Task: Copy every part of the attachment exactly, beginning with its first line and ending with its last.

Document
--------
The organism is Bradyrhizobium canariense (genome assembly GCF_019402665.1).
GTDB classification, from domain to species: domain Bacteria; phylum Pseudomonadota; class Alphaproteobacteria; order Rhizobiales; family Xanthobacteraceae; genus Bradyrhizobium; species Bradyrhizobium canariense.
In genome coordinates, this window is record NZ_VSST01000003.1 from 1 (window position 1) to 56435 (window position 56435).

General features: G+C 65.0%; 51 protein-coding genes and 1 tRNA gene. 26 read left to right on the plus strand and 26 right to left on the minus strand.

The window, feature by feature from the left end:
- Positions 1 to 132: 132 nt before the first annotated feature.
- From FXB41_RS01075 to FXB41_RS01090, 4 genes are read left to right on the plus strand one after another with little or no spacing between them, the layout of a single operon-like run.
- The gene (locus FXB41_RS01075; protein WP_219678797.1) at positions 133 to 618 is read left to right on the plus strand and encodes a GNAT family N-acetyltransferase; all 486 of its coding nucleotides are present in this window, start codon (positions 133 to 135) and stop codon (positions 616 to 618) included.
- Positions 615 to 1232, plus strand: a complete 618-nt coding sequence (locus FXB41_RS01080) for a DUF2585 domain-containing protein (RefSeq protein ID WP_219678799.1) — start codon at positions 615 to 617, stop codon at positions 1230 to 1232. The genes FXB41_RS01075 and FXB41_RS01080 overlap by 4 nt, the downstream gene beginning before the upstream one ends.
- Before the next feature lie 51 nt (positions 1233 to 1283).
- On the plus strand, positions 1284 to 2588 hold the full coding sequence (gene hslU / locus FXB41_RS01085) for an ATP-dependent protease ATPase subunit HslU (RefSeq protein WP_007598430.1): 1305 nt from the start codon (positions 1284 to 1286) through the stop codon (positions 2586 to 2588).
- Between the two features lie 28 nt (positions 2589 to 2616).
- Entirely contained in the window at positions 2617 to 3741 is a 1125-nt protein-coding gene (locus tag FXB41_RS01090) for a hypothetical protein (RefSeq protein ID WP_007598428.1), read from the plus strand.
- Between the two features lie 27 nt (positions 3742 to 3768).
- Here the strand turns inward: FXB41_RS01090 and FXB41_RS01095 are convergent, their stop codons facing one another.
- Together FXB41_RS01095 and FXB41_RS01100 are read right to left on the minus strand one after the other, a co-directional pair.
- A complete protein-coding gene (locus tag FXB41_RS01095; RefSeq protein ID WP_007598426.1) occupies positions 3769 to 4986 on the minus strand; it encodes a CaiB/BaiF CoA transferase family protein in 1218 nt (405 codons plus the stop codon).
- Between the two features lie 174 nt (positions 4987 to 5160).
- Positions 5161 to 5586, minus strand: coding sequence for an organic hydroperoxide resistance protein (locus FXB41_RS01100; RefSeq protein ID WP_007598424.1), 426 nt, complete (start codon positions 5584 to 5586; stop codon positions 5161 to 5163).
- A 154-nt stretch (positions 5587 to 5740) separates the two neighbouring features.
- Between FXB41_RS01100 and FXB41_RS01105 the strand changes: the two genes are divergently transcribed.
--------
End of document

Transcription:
The organism is Bradyrhizobium canariense (genome assembly GCF_019402665.1).
GTDB classification, from domain to species: domain Bacteria; phylum Pseudomonadota; class Alphaproteobacteria; order Rhizobiales; family Xanthobacteraceae; genus Bradyrhizobium; species Bradyrhizobium canariense.
In genome coordinates, this window is record NZ_VSST01000003.1 from 1 (window position 1) to 56435 (window position 56435).

General features: G+C 65.0%; 51 protein-coding genes and 1 tRNA gene. 26 read left to right on the plus strand and 26 right to left on the minus strand.

The window, feature by feature from the left end:
- Positions 1 to 132: 132 nt before the first annotated feature.
- From FXB41_RS01075 to FXB41_RS01090, 4 genes are read left to right on the plus strand one after another with little or no spacing between them, the layout of a single operon-like run.
- The gene (locus FXB41_RS01075; protein WP_219678797.1) at positions 133 to 618 is read left to right on the plus strand and encodes a GNAT family N-acetyltransferase; all 486 of its coding nucleotides are present in this window, start codon (positions 133 to 135) and stop codon (positions 616 to 618) included.
- Positions 615 to 1232, plus strand: a complete 618-nt coding sequence (locus FXB41_RS01080) for a DUF2585 domain-containing protein (RefSeq protein ID WP_219678799.1) — start codon at positions 615 to 617, stop codon at positions 1230 to 1232. The genes FXB41_RS01075 and FXB41_RS01080 overlap by 4 nt, the downstream gene beginning before the upstream one ends.
- Before the next feature lie 51 nt (positions 1233 to 1283).
- On the plus strand, positions 1284 to 2588 hold the full coding sequence (gene hslU / locus FXB41_RS01085) for an ATP-dependent protease ATPase subunit HslU (RefSeq protein WP_007598430.1): 1305 nt from the start codon (positions 1284 to 1286) through the stop codon (positions 2586 to 2588).
- Between the two features lie 28 nt (positions 2589 to 2616).
- Entirely contained in the window at positions 2617 to 3741 is a 1125-nt protein-coding gene (locus tag FXB41_RS01090) for a hypothetical protein (RefSeq protein ID WP_007598428.1), read from the plus strand.
- Between the two features lie 27 nt (positions 3742 to 3768).
- Here the strand turns inward: FXB41_RS01090 and FXB41_RS01095 are convergent, their stop codons facing one another.
- Together FXB41_RS01095 and FXB41_RS01100 are read right to left on the minus strand one after the other, a co-directional pair.
- A complete protein-coding gene (locus tag FXB41_RS01095; RefSeq protein ID WP_007598426.1) occupies positions 3769 to 4986 on the minus strand; it encodes a CaiB/BaiF CoA transferase family protein in 1218 nt (405 codons plus the stop codon).
- Between the two features lie 174 nt (positions 4987 to 5160).
- Positions 5161 to 5586, minus strand: coding sequence for an organic hydroperoxide resistance protein (locus FXB41_RS01100; RefSeq protein ID WP_007598424.1), 426 nt, complete (start codon positions 5584 to 5586; stop codon positions 5161 to 5163).
- A 154-nt stretch (positions 5587 to 5740) separates the two neighbouring features.
- Between FXB41_RS01100 and FXB41_RS01105 the strand changes: the two genes are divergently transcribed.